Differential Amplifier: OP-AMP Applications - Since there are two inputs superposition theorem can be used to find the output voltage. When Vb= 0, then the circuit becomes inverting amplifier, hence the output due to V a only is Vo(a) = (Rf / R 1) Va Similarly when, Va = 0, the configuration is a inverting amplifier having a voltage divided network at the non inverting input 37

Q. Find vout and iout for the circuit shown in figure. The input voltage is sinusoidal with amplitude of 0. 5 V. We begin by writing the KCL equations at both the + and – terminals of the op amp. For the negative terminal, Therefore, For the positive terminal, 15 v = vout This yields two equations in three unknowns, vout, v+ and v. The third equation is the relationship between v+ and v for the ideal OPAMP, v+ = v Solving these equations, we find vout = 10 vin = 5 sinωt V Since 2 kΩ resistor forms the load of the op amp, then the current iout is given by 38

Q. For the different amplifier shown in figure, verify that An instrumentation amplifier is a differential op amp circuit providing high input impedances with ease of gain adjustment through the variation of a single resistor (R 3 in the Figure if other resistances are equal). Since the differential input voltage of OPAMP is negligible, therefore, v 1= vx and v 2 = vy The input impedance of OPAMP is very large and, therefore, the input current of OPAMP is negligible. Amd The OPAMP 3 is working as differential amplifier, therefore, 39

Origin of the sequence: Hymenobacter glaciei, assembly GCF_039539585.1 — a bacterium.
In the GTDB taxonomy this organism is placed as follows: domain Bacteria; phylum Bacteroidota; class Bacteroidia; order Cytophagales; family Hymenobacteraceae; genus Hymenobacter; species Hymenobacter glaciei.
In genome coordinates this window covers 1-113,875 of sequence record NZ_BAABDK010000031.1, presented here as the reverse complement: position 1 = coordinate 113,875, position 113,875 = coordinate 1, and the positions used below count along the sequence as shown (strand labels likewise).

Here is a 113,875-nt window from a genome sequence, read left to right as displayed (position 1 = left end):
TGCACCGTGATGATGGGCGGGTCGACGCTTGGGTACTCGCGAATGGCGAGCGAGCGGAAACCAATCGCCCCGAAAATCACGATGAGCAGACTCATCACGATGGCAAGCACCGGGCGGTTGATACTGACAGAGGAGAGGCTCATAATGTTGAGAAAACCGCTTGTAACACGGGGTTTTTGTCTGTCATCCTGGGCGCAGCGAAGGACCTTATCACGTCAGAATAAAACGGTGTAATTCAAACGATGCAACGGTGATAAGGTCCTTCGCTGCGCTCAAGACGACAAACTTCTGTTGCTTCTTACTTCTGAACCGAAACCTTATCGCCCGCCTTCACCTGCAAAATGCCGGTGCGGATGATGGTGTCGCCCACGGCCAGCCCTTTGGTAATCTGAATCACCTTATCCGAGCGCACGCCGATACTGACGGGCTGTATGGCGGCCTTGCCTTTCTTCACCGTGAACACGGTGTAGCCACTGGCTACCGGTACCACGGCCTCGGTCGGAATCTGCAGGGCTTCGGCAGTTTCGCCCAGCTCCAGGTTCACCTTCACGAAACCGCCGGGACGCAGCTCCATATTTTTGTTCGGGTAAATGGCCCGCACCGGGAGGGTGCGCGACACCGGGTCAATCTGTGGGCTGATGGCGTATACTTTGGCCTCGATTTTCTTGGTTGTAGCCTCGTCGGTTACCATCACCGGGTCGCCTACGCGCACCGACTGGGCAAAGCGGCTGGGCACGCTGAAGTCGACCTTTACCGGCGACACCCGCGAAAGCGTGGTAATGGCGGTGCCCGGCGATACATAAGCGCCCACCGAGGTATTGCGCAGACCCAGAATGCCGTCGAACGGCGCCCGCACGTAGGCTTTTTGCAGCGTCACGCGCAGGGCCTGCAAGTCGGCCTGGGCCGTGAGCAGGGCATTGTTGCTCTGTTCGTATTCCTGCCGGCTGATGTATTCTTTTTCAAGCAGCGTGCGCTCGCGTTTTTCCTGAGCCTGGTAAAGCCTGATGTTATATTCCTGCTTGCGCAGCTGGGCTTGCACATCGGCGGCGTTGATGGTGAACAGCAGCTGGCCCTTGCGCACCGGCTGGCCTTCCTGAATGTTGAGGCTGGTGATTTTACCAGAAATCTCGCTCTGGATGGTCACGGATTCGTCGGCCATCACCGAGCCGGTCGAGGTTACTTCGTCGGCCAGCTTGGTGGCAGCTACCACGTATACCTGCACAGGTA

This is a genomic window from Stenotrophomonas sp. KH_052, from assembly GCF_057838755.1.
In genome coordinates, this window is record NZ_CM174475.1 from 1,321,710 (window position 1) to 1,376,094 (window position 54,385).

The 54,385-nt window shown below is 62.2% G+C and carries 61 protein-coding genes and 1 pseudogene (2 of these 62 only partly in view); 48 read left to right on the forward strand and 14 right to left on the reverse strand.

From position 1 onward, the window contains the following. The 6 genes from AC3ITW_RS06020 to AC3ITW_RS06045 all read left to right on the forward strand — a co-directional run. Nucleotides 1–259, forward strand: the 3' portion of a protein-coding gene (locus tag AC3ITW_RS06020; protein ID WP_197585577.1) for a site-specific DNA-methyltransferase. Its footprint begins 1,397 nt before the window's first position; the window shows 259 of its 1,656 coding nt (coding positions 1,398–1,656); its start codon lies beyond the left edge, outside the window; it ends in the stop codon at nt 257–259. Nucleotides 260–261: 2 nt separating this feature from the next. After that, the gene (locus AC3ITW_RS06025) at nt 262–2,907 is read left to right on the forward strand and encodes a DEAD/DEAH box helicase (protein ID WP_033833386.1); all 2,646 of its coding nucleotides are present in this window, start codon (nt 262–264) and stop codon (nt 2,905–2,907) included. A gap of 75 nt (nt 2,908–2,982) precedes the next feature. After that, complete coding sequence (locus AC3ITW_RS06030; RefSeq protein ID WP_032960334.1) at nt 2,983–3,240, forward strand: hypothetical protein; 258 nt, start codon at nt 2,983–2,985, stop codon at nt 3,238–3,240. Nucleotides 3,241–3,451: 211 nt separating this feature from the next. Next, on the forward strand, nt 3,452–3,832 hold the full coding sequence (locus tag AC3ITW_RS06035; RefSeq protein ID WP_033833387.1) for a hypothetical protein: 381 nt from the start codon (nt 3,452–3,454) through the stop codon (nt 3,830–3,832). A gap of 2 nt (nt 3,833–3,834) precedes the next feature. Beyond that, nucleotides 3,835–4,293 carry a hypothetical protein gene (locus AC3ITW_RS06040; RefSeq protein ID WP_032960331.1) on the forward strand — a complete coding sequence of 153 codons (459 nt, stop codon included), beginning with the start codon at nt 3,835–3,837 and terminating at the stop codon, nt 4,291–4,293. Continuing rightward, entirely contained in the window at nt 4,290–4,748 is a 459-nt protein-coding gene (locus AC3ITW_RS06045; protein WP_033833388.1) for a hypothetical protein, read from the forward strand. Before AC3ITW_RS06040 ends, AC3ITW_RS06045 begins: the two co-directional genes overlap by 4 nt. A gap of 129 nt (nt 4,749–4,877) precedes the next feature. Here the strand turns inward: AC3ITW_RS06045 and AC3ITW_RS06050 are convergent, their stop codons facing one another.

Q. Obtain an expression of the type i. O = Vi / R - VO / RO for the circuit shown in fig. Hence verify that if R 4 / R 3 = R 2 / R 1 the circuit is a V-I converter with RO =∞ and R = R 1 R 5 / R 2. i. O = current through the resistor. 40

Q. Design an amplifier with a gain of +9 and Rf =12 KΩ using an op. Amp. Soln: Since the gain is positive: Choose a non inverting amplifier Then we have, Gain is, 41

Q. A 5 m. V peak voltage, 1 KHz signal is applied to the input of an Op. Amp integrator for which R=100 KΩ and C=1μF. Find the output voltage. Soln: Given R=100 KΩ C=1μF Vm =5 m. V F=1 KHz V 0 =? We have Vi = Vm Sinwt = Vm. Sin 2 пft Vi=5 sin 2000 пt m. V For an integrator, 42

Q. The input to a differentiator is a sinusoidal voltage of peak value 5 m. V and frequency 2 KHz. Find the output if R = 100 KΩ and C=1μF. Soln: 43

: OP-AMP Applications - Since there are two inputs superposition theorem can be used to find the output voltage. When Vb= 0, then the circuit becomes inverting amplifier, hence the output due to V a only is Vo(a) = (Rf / R 1) Va Similarly when, Va = 0, the configuration is a inverting amplifier having a voltage divided network at the non inverting input 40

- 555 40

WHAT IS A 555 TIMER? The 555 timer is an 8 -pin IC that is capable of producing accurate time delays and/or oscillators. In the time delay mode, the delay is controlled by one external resistor and capacitor. In the oscillator mode, the frequency of oscillation and duty cycle are both controlled with two external resistors and one capacitor.

CAPACITOR A capacitor is an electrical component that can temporarily store a charge (voltage). The rate that the capacitor charges/discharges is a function of the capacitor’s value and its resistance. To understand how the capacitor is used in the 555 Timer oscillator circuit, you must understand the basic charge and discharge cycles of the capacitor.